Trump adviser Peter Navarro starts prison term for contempt of US Congress | Donald Trump News

Peter Navarro, a key adviser to the White House under former United States President Donald Trump, has turned himself in to a federal prison in Miami, Florida, to serve a four-month sentence for defying a congressional subpoena.

His arrival at the prison on Tuesday makes him the first senior Trump official to report to prison in relation to efforts to overturn the 2020 presidential election.

“I am the first senior White House adviser in the history of our republic that has ever been charged with this alleged crime,” Navarro said in a fiery press conference outside the prison.

He also blamed members of the Democratic Party and judicial bias for his prison sentence.

“Every person who has taken me on this road to that prison is a friggin’ Democrat and a Trump hater,” he said, pointing towards the federal detention facility.

In September, a US district court convicted Navarro of two counts of contempt of Congress, after he failed to comply with a subpoena to surrender documents and sit for a congressional deposition.

The testimony and documents were part of a trove of evidence being collected by a now-defunct House Select Committee assigned to investigate the attack on the US Capitol on January 6, 2021.

That attack saw thousands of Trump supporters storm the seat of Congress in an attempt to disrupt the certification of the 2020 election. Trump, a Republican, had lost that election to Democrat Joe Biden.

Peter Navarro at an outdoor press conference in Miami, Florida
Former White House official Peter Navarro told reporters he was ‘pissed’ as he turned himself over to authorities in Miami, Florida [Adriana Gomez Licon/AP Photo]

Still, Navarro and other Trump allies spread a conspiracy theory that Trump had not, in fact, been defeated — but was rather the victim of widespread voter fraud in the 2020 race.

A former trade adviser to Trump, Navarro in particular promoted a proposal called the “Green Bay Sweep”, which would pressure public officials to decertify results that showed Biden winning.

However, Navarro refused to submit to the House committee’s requests for testimony, citing Trump’s claims that, as president, he enjoyed executive privilege during the January 6 attack.

Both Navarro and fellow Trump adviser Steve Bannon were ultimately convicted of failing to comply with the congressional committee’s subpoenas. But unlike Navarro, Bannon was allowed to delay his prison sentence while he pursued an appeal.

However, the chief justice of the Supreme Court, John Roberts, denied a last-minute request from Navarro’s legal team that he, too, should remain free pending his appeal.

Roberts’s decision, which came on Monday, all but assured Navarro would face time behind bars.

“I see no basis to disagree with the determination” made by the lower courts, Roberts wrote. He explained that Navarro had not met the “burden to establish his entitlement to relief under the Bail Reform Act”.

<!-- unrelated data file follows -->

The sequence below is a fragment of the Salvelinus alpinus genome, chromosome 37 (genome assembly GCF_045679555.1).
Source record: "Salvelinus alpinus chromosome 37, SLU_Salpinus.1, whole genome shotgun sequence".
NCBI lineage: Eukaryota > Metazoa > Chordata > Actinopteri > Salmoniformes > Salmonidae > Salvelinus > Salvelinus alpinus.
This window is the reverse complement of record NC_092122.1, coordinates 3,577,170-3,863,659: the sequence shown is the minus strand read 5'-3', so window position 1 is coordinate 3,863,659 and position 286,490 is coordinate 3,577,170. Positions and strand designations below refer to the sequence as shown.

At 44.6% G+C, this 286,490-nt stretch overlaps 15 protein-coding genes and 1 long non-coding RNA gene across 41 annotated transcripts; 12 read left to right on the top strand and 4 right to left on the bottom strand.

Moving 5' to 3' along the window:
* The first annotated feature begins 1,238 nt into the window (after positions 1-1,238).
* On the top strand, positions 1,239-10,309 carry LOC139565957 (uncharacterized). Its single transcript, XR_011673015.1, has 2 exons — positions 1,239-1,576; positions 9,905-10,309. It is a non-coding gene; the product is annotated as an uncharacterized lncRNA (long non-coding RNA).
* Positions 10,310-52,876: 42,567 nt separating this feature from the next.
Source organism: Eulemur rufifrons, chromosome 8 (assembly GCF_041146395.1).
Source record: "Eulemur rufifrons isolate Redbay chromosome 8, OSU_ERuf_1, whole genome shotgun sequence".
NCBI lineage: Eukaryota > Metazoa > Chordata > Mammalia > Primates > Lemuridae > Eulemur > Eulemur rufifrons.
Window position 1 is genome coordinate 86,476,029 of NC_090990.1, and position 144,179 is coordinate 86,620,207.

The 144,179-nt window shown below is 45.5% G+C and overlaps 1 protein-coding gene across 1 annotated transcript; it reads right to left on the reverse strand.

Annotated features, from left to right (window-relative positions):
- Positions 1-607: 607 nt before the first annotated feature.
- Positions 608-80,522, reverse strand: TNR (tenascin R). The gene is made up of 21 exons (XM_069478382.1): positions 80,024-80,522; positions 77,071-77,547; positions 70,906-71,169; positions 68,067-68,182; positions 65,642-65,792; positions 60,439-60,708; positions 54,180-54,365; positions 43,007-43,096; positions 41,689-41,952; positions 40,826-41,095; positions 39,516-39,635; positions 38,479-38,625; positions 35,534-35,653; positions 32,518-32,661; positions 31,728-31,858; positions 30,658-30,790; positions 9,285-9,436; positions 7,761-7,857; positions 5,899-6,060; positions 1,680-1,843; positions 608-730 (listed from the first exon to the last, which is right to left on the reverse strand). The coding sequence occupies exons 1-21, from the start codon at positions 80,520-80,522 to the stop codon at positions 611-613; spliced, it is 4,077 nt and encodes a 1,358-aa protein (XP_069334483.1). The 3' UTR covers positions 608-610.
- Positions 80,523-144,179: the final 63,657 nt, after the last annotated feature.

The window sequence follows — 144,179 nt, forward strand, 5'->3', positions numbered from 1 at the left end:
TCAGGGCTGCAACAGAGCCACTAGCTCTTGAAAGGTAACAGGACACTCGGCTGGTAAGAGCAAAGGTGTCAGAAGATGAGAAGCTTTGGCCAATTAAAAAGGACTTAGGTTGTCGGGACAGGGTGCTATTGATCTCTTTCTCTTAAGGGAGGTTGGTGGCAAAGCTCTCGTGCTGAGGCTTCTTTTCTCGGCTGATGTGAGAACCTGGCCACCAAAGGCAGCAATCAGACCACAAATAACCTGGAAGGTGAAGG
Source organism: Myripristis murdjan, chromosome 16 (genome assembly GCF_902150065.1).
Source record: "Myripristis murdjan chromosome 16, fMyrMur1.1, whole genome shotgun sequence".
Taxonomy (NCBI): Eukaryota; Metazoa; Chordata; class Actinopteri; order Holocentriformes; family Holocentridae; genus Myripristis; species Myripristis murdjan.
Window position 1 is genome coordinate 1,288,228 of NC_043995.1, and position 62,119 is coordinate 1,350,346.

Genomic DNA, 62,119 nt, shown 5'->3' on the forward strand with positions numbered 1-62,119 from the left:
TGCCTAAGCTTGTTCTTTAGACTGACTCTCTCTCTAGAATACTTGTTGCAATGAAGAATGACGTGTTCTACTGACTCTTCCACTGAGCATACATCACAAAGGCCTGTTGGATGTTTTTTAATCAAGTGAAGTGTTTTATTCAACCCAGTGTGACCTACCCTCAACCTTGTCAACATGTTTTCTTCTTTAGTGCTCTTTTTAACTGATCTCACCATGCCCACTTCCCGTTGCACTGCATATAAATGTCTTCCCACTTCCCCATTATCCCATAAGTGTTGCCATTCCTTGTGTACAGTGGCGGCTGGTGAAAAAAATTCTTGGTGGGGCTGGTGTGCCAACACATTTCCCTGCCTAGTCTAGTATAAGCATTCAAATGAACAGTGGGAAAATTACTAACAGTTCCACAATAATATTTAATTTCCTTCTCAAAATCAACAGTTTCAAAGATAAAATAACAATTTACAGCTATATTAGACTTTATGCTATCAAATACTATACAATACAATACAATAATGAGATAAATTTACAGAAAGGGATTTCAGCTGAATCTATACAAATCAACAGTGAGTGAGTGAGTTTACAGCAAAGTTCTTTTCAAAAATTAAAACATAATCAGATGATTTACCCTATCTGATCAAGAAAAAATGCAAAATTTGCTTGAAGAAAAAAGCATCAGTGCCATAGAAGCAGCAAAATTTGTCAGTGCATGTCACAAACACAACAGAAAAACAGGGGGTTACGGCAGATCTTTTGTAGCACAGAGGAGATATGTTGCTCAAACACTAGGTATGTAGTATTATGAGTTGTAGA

John Roberts in the audience at the State of the Union
Chief Justice John Roberts, left, denied Peter Navarro’s attempt to delay his prison sentence [Shawn Thew/Pool via AP]

Navarro used his press conference in Miami to argue that, like Trump, he had been the victim of a weaponised legal system and partisan tactics. He also called the House Select Committee he had been called to testify before “unlawful”.

“I’m pissed. That’s what I’m feeling right now. But I’m also afraid of only one thing: I’m afraid for this country, because this, what they’re doing, should have a chilling effect on every American, regardless of their party. If they come for me, they can come for you,” Navarro said.

The House Select Committee ultimately shut down in January 2023, as Republicans took control of the House of Representatives.

But before it disbanded, the committee compiled its 18 months of research into a damning, 845-page report, accusing Trump and his allies of refusing to accept their defeat in the 2020 election.

The report argued that Trump “unlawfully pressured State officials and legislators to change the results of the election in their States” and “oversaw an effort to obtain and transmit false electoral certificates”, among other acts in a “multi-part conspiracy” to overturn the election results.

While the report recommended criminal charges, it did not have the power to pursue them independently.

Trump supporters on January 6 hold signs that read "Stop the Steal" and "Trump won big."
Donald Trump supporters rally on January 6, 2021, near the White House [Jose Luis Magana/AP Photo]

However, the US Department of Justice has since appointed a special counsel, Jack Smith, to investigate Trump’s actions before, during and after the 2020 election.

Smith has since filed two federal criminal indictments against Trump: one in Washington, DC, for attempts to subvert the election and one in Florida for Trump’s handling of classified documents once out of office.

Trump faces two additional criminal indictments on the state level. The first, in New York, concerns hush money payments made during the 2016 presidential race. And the second, in Georgia, pertains to attempts to subvert the 2020 election results in that state.

The former president — now the presumptive Republican nominee in the 2024 US presidential race — has denied all the charges against him.

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